Ohhh god, is it me or is this looking pretty darned good
Well it’s no F-111 but it’ll have to do I guess.
I think it’s about as far from F-111 as you can get and still be a jet.
Also no afterburner.
strike that from the list.
Seems like the CV is losing 5 knots for every launch.
Btw: Can you do ordinary running takeoffs and landings in a Harrier?
Yes to both. A running take off is the preferred method as a matter of fact, as pure VTOL ops massively restrict ordinance and fuel available.
As heavy as those things were, there had to have been an appreciable effect on the steam plant every time they threw one off the deck.
It only weighed about 7 tons more than an F-14, when both were fully loaded. Empty, it was down to just one ton more.
The wingspan was 6 ft more, but when swept it was actually less than the Tomcat’s.
It’s not that the Tomcat was that much smaller and lighter, it just looked smaller and lighter.
This sentence made me giddy.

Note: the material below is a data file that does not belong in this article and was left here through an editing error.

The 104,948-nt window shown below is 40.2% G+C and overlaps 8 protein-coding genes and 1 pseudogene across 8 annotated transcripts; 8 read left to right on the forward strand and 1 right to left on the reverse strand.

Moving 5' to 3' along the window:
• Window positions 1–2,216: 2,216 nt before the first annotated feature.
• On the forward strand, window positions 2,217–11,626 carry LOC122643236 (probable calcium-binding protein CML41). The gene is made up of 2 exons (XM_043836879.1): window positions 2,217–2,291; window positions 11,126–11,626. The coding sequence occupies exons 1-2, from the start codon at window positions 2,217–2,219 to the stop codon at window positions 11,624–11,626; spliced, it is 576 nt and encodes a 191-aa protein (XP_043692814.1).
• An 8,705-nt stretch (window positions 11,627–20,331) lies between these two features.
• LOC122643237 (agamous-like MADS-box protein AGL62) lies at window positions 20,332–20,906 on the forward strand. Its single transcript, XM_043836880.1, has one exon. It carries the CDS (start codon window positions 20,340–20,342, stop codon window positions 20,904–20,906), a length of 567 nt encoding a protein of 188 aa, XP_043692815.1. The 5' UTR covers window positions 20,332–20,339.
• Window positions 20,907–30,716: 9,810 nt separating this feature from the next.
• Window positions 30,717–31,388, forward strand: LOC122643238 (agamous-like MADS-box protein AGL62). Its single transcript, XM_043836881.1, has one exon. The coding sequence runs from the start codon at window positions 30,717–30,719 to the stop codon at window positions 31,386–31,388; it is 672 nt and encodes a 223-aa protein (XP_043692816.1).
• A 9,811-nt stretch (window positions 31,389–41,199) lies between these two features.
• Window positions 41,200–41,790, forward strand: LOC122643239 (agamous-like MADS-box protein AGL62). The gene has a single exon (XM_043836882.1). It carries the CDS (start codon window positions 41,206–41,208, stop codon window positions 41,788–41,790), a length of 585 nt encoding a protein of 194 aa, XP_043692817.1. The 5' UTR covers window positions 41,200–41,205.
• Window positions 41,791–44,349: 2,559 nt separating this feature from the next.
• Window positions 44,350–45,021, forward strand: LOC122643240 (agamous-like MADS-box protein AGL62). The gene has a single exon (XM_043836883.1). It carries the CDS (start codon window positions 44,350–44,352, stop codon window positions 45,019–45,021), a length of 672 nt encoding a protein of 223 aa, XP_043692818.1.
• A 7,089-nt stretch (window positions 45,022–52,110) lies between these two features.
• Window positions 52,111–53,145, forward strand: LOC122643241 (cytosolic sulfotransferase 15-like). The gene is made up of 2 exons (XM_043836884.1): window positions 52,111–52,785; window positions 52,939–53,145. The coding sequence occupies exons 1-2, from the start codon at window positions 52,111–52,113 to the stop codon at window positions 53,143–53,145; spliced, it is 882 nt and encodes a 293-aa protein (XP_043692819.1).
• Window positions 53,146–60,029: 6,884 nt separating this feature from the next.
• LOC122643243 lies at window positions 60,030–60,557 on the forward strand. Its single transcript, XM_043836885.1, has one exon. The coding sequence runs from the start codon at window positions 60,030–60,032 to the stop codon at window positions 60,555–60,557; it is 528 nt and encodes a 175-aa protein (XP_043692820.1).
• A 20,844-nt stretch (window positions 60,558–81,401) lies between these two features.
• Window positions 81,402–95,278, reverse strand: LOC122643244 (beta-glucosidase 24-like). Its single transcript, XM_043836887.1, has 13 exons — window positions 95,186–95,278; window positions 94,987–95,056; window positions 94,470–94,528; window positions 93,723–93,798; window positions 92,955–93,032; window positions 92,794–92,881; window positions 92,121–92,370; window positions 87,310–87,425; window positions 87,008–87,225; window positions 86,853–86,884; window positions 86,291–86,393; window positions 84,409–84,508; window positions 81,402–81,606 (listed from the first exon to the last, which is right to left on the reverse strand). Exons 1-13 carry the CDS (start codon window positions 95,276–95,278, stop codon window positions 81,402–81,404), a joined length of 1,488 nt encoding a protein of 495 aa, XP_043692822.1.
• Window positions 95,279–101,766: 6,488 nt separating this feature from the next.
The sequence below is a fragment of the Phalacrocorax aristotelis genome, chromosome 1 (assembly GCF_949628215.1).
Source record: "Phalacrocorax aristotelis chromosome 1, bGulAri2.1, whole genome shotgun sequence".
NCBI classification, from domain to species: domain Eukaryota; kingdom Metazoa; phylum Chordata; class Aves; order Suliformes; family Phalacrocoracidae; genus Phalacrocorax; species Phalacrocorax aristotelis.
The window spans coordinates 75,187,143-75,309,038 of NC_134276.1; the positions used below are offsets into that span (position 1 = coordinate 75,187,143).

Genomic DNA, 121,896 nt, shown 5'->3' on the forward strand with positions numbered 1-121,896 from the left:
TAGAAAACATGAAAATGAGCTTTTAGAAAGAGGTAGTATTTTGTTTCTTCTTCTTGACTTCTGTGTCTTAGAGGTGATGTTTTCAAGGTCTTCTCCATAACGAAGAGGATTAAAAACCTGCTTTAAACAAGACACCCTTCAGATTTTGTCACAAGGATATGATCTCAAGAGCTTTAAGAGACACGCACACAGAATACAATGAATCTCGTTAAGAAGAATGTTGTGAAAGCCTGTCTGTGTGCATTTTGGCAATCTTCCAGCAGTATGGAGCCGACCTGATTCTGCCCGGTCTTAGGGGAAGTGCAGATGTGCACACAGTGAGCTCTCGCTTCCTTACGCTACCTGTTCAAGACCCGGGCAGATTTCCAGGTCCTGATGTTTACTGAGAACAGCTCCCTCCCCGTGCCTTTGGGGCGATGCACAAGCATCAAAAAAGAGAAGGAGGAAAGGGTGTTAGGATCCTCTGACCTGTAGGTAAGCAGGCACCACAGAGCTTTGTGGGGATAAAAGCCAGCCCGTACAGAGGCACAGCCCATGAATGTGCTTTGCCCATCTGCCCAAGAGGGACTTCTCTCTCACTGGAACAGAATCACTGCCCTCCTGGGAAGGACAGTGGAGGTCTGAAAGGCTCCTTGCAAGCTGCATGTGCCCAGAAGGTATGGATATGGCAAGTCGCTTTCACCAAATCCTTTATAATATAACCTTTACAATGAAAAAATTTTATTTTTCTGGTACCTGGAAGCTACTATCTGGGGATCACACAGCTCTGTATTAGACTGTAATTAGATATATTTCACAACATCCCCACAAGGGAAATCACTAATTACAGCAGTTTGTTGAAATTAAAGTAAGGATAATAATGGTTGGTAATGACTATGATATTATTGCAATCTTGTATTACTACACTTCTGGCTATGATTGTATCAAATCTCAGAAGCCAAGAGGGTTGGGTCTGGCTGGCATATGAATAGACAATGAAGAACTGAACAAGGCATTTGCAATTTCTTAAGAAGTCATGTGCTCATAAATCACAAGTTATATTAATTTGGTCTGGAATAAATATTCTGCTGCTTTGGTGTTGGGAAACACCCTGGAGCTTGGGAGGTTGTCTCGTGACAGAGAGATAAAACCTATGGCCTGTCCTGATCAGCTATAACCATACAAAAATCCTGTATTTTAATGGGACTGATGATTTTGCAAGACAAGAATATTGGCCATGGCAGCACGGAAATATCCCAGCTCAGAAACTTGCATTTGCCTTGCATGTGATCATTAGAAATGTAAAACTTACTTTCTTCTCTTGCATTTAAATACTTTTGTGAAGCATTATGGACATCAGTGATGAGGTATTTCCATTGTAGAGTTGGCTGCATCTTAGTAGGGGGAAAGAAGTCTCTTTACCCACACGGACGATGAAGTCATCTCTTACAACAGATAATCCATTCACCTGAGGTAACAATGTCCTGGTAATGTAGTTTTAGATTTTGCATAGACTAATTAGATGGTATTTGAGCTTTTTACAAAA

You should’ve felt it when a fully loaded Tomcat went off the bow.
Now you are just flirting.
So I asked this question in channel a week or two ago and it felt kinda awkward to be asking if a jet airplane could land conventionally. When I thought out why that might be I realized that it was because the landing gear just doesn’t seem arranged for rolling out like other planes.
So I am curious how often a rolling landing occurs? @Deacon211 if you are around could you maybe talk a bit about this? What is the protocol for landings in a Harrier based at a land base? Are hover landings always performed because weapons are expended and fuel is low? Does the old maxim that “you train like you fight” apply here? If you are operating out of MCAS Cherry Point are there dedicated pads for hover landings, or do you join the pattern with the Hornets and roll it out?
I used to watch them land in the UK, and they seemed to just land normally at the local airbase. Perhaps just with a bit of downward nozzle is my guess. The flaps are enormous. The vertical landing even at an airshow was incredibly noisy, so the locals probably wanted them to act like normal airplanes most of the time.
Would be interested in @Deacon211’s experience, as per usual, on all things Harrier.
In franzak’s book I don’t recall him mentioning ever landing vertically. I think he even almost over runs at one point and also describes a mishap that happens to another pilot while on rollout. I’m sure loadout and field altitude (Afgan) are factored, it just gave me the impression that it really wasn’t used unless at an airshow or tactically necessary.